How to Manage Pests

Pests in Gardens and Landscapes

Leaf scorch

Leaf scorch causes leaves to become brown around the edges and sometimes between the veins. Leaf scorch is caused by a variety of environmental factors and salt burn or mineral toxicity that restrict the movement of water to the leaves. Dry, brown, dead leaf margins are often caused by twohorned oak gall wasps, Dryocosmus dubiosus, infesting leaf undersides. Portions of the leaf die back beyond where tiny galls occur on the underside of leaves, usually along a vein. Mature galls may drop, leaving only dead leaf margins with no obvious cause. Twohorned oak gall wasps pupating in litter and soil under trees are attacked by parasites and fungi. Groundcover, irrigation, and rainfall apparently affect the abundance of this gall wasp and its natural enemies. The gall apparently does not harm the oaks, populations vary naturally from year to year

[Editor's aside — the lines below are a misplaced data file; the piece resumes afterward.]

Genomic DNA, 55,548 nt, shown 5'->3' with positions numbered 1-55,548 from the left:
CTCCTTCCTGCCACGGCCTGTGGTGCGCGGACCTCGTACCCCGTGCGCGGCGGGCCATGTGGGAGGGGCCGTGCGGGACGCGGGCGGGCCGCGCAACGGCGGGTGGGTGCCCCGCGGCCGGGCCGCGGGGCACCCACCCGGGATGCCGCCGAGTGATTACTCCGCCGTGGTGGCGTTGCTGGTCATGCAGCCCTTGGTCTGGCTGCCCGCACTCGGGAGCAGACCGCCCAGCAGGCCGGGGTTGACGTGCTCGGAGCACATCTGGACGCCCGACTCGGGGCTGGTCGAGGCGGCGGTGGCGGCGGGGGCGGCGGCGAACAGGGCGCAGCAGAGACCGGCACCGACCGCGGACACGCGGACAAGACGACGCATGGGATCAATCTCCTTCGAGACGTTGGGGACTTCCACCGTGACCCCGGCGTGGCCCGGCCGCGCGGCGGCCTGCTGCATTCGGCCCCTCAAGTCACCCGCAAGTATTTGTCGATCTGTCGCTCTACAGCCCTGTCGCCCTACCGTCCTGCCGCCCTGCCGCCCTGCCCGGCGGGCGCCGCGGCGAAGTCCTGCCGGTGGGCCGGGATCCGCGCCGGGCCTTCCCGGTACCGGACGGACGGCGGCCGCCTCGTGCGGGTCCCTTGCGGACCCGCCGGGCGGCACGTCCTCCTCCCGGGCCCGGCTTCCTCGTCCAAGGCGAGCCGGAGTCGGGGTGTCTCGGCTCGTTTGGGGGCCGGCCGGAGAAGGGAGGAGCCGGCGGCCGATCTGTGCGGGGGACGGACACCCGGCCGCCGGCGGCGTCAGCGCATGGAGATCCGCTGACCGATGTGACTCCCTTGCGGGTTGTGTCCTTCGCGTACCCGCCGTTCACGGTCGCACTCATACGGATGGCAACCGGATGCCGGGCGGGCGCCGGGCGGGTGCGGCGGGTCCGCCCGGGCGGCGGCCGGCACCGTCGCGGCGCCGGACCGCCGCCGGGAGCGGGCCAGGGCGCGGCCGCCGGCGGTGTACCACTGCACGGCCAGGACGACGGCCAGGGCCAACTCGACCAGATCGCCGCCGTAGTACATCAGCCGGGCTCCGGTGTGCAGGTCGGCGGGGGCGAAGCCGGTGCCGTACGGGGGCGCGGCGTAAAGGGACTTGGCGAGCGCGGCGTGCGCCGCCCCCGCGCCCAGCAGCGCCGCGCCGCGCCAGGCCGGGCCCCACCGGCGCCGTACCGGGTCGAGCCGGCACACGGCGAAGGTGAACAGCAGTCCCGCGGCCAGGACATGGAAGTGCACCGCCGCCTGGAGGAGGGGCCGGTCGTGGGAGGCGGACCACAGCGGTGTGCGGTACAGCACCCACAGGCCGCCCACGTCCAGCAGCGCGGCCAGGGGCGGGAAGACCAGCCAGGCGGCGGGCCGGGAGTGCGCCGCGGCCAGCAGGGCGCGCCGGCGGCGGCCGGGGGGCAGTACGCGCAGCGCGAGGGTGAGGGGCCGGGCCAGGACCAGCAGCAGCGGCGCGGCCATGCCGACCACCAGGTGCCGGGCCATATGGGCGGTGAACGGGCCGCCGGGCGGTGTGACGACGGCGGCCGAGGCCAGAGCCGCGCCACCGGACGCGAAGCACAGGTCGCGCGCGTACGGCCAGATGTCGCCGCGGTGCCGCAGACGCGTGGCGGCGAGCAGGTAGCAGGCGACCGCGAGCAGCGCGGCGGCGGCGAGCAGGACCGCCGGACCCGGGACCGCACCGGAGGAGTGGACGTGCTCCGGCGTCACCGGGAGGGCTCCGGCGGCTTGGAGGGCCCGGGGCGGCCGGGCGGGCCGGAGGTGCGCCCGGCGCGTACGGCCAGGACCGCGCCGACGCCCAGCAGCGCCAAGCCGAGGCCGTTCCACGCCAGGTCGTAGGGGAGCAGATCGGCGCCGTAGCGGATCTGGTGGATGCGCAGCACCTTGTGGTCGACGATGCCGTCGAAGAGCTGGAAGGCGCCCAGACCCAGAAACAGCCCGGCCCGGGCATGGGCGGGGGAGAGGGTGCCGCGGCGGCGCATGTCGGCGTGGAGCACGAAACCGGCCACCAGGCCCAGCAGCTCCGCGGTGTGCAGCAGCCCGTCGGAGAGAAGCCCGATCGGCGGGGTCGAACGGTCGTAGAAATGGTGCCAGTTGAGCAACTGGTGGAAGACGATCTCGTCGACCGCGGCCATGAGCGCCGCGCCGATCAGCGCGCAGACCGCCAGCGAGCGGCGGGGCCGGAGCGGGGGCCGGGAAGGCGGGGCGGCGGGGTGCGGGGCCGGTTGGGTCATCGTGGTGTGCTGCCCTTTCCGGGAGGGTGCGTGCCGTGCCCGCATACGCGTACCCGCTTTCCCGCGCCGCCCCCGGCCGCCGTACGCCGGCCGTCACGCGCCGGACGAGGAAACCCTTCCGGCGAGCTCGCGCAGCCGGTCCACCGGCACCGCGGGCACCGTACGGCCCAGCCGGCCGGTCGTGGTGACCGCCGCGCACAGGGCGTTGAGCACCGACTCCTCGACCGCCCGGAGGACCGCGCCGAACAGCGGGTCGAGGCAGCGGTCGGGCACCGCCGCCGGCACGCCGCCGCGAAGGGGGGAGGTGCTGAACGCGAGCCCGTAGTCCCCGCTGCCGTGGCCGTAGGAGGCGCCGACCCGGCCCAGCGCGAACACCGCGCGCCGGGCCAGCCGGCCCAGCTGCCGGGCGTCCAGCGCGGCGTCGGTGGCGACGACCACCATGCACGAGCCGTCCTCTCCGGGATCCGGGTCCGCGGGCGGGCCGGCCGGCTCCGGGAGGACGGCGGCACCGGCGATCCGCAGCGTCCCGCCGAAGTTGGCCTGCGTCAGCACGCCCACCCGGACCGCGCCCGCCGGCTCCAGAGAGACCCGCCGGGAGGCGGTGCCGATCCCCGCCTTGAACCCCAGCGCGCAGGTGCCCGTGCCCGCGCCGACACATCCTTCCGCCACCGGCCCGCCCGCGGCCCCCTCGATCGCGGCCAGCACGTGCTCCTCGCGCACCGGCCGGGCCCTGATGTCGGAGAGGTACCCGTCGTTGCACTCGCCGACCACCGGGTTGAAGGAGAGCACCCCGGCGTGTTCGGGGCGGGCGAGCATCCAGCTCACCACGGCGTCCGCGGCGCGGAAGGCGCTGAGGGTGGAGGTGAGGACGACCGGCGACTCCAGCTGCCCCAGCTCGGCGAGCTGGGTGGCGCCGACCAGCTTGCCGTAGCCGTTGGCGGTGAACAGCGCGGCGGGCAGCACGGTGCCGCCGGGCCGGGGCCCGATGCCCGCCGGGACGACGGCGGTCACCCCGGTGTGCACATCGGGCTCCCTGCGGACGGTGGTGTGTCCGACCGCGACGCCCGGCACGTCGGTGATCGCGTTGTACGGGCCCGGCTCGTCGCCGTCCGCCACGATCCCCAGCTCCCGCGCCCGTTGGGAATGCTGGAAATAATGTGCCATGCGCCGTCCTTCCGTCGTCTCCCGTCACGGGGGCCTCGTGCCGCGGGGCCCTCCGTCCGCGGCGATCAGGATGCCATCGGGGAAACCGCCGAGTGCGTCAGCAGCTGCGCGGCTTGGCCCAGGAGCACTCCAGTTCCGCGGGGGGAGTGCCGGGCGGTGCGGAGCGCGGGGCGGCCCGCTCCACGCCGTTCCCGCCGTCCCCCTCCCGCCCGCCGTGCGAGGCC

No control is recommended. Keep plants irrigated deeply and thoroughly.

Leaf scorch
Leaf scorch

Galls caused by twohorned
Galls caused by twohorned oak gall wasp

Statewide IPM Program, Agriculture and Natural Resources, University of California
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